Digital Assets Report


Like this article?

Sign up to our free newsletter

Secondary market gains five per cent in September

Related Topics

A brisk month of trading on the secondary market saw investors move funds in all available asset classes, according to Hedgebay’s Global Hedge Fund Secondary Market Index, with private equity and credit strategies particularly popular.

The diversification of trading in September, combined with the high volume of trades, indicates that investors have returned to the secondary market in earnest after reduced volume over the summer months.

The heavy trading saw the index rise five per cent to 78.93 per cent, a rise of over 450 basis points from August.

The rise was partially driven by return of near-par trading, trading around 100 per cent of NAV, with some trades even reaching 100 per cent.

These trading patterns were likely driven by sellers attempting to harness short term liquidity to meet quarterly redemption demands, while there remain many high quality underlying shares to tempt the buy-side at the right price.

Elias Tueta, co-founder of Hedgebay, says: “September is traditionally one of the quieter months on the secondary market, but increasingly we are seeing that tradition no longer applies in the aftermath of the credit crisis. This time around, September saw some of the most diverse trading we have seen in some time. With the end of the third quarter nearing, the scramble for liquidity meant that sellers were willing to settle for slightly reduced prices for assets in any class. The number of high quality hedge fund shares still on the market means that there will always be willing buyers for these reduced assets, and this sparked much of the near par trading we saw in September.”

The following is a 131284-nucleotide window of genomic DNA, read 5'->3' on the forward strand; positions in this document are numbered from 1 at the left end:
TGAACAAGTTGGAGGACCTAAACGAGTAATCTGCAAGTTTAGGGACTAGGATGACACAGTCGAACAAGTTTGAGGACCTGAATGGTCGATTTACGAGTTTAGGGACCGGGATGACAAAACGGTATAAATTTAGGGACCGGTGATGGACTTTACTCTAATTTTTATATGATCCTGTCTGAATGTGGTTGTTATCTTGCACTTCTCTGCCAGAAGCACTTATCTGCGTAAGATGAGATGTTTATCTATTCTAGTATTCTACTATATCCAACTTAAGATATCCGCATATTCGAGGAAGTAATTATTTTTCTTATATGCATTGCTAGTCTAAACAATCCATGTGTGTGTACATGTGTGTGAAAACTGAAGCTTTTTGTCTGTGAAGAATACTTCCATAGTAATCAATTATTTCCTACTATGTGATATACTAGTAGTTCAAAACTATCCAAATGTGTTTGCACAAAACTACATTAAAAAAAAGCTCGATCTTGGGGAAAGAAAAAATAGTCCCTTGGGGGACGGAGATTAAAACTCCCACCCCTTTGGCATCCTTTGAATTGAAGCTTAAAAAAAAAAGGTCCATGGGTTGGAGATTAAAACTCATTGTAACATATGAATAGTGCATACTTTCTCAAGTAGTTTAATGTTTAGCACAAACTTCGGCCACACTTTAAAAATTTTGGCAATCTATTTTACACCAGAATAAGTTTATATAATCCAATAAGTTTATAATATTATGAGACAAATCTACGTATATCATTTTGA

Hedgebay’s Illiquid Asset Index, which measures trading in gated or suspended funds, also registered a modest rise to 47.58 per cent.

Trading in this section of the market has been extremely volatile this year, most notable with a month to month percentage swing of nearly 50 per cent recorded between May and June.

This volatility has made it impossible for investors to become comfortable in trading in these assets. This month’s price difference, the smallest percentage change so far this year, hints that some stability may be returning to this end of the market.

Tueta adds: “Many investors in these gated or suspended are currently trading in hope, rather than any firm expectation, about what kind of price level they can expect, which makes any kind of consistent trade strategy extremely difficult. Some price stability would be extremely welcome, and this month’s rise is certainly a step in that direction. Given the volatility we have seen so far this year, however, it would be premature to draw any firm conclusions.”

Like this article? Sign up to our free newsletter

Most Popular

Further Reading